Europe and Brexit could still split the Conservative party

Theresa May's visit to Northern Ireland is part of a two-week campaign to sell her Brexit withdrawal deal
Theresa May's visit to Northern Ireland is part of a two-week campaign to sell her Brexit withdrawal deal

Most people are glad when they get to the weekend, but there can be few this weekend more pleased to have got through a difficult week than Theresa May.

She not only managed to escape the Conservative party conference still leader, but was widely praised for her speech. She put down her former foreign secretary, Boris Johnson, and gave people some confidence she would negotiate an acceptable deal to leave the EU on terms that retain access to the EU-27 market.

This is just one step on what remains a difficult political journey. The issue of Europe and Brexit could yet split the Conservative party. This happened over the Corn Laws back in the 1870s, and the party was then out of government for years. That is an unlikely outcome now, because with Momentum seeking to deselect moderate MPs the Labour party is as close to splitting as the Tories. This is all far beyond the pay grade of a mere agricultural columnist. However farming, particularly in Northern Ireland, is one of the sectors most exposed to a bad Brexit deal. This issue is not about whether Brexit should or not happen. That has already been decided – the focus for farmers now needs to be on a deal that will cause minimal damage to agriculture.

When the former foreign secretary was tub thumping at the Conservative party conference much was said about the merits of what has been described as a Canada plus trade deal. This is one of the options on the table, so it pays to know more about what the options are. Then when we end up with one, or a hard no deal Brexit, we will understand what has been won or lost.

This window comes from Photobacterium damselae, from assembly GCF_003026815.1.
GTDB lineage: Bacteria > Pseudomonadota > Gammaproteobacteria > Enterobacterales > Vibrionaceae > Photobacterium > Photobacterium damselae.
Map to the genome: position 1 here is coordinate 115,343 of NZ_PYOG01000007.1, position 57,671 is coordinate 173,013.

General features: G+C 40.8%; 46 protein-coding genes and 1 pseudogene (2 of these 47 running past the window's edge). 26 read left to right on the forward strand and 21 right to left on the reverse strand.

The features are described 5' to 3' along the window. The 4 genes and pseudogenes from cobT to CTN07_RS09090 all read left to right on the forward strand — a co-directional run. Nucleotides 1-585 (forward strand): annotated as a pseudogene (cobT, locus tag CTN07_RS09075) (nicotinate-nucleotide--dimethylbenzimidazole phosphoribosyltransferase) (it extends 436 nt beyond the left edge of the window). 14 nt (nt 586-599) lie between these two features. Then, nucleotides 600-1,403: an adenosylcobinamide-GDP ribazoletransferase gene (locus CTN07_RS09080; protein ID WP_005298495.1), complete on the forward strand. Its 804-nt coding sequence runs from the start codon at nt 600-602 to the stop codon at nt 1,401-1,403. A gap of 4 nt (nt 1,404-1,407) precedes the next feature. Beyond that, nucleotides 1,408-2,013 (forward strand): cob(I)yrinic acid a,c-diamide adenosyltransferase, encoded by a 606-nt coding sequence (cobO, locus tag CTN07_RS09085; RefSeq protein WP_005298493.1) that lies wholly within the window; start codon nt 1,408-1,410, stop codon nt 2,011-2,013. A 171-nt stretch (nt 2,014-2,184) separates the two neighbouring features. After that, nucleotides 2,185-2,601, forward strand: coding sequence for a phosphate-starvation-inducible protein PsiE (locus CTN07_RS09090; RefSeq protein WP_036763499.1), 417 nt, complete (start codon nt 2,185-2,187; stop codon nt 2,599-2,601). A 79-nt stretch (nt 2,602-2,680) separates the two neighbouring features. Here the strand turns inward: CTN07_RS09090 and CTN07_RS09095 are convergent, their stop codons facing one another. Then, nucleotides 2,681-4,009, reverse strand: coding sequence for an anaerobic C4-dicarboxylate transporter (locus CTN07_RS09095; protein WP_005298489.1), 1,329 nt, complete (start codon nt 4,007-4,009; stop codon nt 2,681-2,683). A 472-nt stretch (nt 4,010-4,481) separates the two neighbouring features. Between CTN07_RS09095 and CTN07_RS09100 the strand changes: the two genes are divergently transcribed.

The simple trade option is what we have now – a customs union. This allows free trade between 28 member states. Its basis is that regardless of where and how something is produced a common rule book means it can be sold anywhere in the EU. The customs union is also our defence against low cost, poor quality food imports. This was a UK idea, and it was one of the big successes of Margaret Thatcher’s time as prime minister. Today’s Tory party however sees the policy as one that cannot work, because it would limit scope to do trade deals beyond the EU 27.

The government has made clear it is leaving the customs union of the single market, although that does not mean it cannot come up with an alternative, looser arrangement.

One of these is effectively waiting in the wings, in the shape of membership of the European Economic Area (EEA). This has been ruled out by the government, but there have been hints that it might be back on the agenda. This ticks a lot of boxes. It would allow a single market in goods, including food, without the UK having to be in the CAP or the Common Fisheries Policy. This would retain the maximum possible amount of the status quo. There is however a big but, in that it is based around free movement of people, which the government has ruled out. In addition the UK would have to pay to access the single market. This works well for the non-EU countries in the EEA – Iceland, Norway and Lichtenstein - but it remains a doubtful prospect for the UK.

Switzerland is not a member of the EEA but has its own single market deal with the EU.

Then there is Canada plus which Tory Brexiteers see as the perfect solution. This would be based on the free trade deal the EU has with Canada, known officially as the Comprehensive Economic and Trade Agreement (CETA). This allows reduced or no tariff trade between the EU and Canada. This is complex, with tariff decisions taken on a commodity by commodity basis and it took seven years to agree. This is far removed from a single market or even universal free trade, but it leaves both parties free to do their own thing with other countries.

The CETA deal is a model that expands limited trade between two trading blocs. Tariffs remain part of the equation and there is limited acceptance of common standards. In a UK/EU context it would not reduce customs checks nor avoid a hard border in Ireland. On that basis it might not deliver the solution farmers need to maintain access to the EU 27.